British Library Cotton MS Tiberius B.i, f.128
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The Anglo-Saxon Chronicle is the earliest known history of England written in the English language. It was probably first compiled at the behest of King Alfred (848/9 to 899), and distributed to monasteries throughout the land for copying in around 892, after which each copy was kept up to date by a member of the monastic community.
The Anglo-Saxon Chronicle is the oldest history of any European country in a vernacular language. It begins with the birth of Christ and, in most versions, the entries cease soon after the Norman Conquest in 1066. However one version continued until as late as 1154. The court origins of the Chronicle mean that its early entries are essentially an official history of the West Saxon royal dynasty (although some Mercian material is drawn upon), but from the late 10th century, the entries made in the various versions kept in different monasteries became increasingly independent.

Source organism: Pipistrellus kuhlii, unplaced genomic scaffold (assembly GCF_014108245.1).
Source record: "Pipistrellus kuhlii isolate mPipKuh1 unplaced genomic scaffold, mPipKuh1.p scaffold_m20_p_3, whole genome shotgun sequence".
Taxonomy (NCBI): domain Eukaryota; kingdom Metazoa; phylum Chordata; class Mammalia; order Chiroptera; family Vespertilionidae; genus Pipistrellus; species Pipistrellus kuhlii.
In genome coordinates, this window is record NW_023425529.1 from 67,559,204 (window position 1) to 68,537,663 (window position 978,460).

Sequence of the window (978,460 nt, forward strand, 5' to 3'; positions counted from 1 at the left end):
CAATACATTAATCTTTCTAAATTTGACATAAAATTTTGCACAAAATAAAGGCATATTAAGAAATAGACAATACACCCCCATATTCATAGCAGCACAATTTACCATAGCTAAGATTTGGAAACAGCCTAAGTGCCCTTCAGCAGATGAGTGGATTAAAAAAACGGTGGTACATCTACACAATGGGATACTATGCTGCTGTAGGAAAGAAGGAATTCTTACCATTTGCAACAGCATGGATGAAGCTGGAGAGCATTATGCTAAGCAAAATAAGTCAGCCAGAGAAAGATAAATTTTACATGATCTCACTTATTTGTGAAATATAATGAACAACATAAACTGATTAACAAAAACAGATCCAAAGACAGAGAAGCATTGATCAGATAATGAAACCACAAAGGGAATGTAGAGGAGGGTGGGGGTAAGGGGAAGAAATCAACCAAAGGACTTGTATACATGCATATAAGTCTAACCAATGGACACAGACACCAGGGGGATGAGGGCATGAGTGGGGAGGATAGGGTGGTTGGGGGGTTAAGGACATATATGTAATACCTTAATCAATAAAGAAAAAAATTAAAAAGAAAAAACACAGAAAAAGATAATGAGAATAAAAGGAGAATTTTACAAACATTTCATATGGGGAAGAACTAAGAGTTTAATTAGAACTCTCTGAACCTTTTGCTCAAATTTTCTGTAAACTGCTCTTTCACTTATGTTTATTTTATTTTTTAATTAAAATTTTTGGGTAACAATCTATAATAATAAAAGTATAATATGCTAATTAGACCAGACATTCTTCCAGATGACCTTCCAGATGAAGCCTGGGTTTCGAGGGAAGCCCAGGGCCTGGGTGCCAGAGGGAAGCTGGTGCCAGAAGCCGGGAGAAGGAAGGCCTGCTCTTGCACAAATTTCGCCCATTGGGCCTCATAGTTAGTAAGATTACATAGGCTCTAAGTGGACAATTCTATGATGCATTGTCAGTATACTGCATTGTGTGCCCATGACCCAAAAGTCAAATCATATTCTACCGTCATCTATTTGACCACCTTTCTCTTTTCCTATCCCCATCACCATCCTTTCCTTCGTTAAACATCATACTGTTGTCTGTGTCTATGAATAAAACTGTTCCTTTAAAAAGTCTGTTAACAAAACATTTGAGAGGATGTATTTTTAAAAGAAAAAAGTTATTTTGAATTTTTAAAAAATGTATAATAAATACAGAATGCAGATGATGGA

Eight manuscripts of the Chronicle have survived, of which six are in the British Library. This manuscript formerly belonged to Abingdon Abbey - it gives local information about Abingdon, strongly suggesting that it was also written there. It was written in about 1046 and contains additions to 1066. The pages shown here contain entries for the years 824 to 833.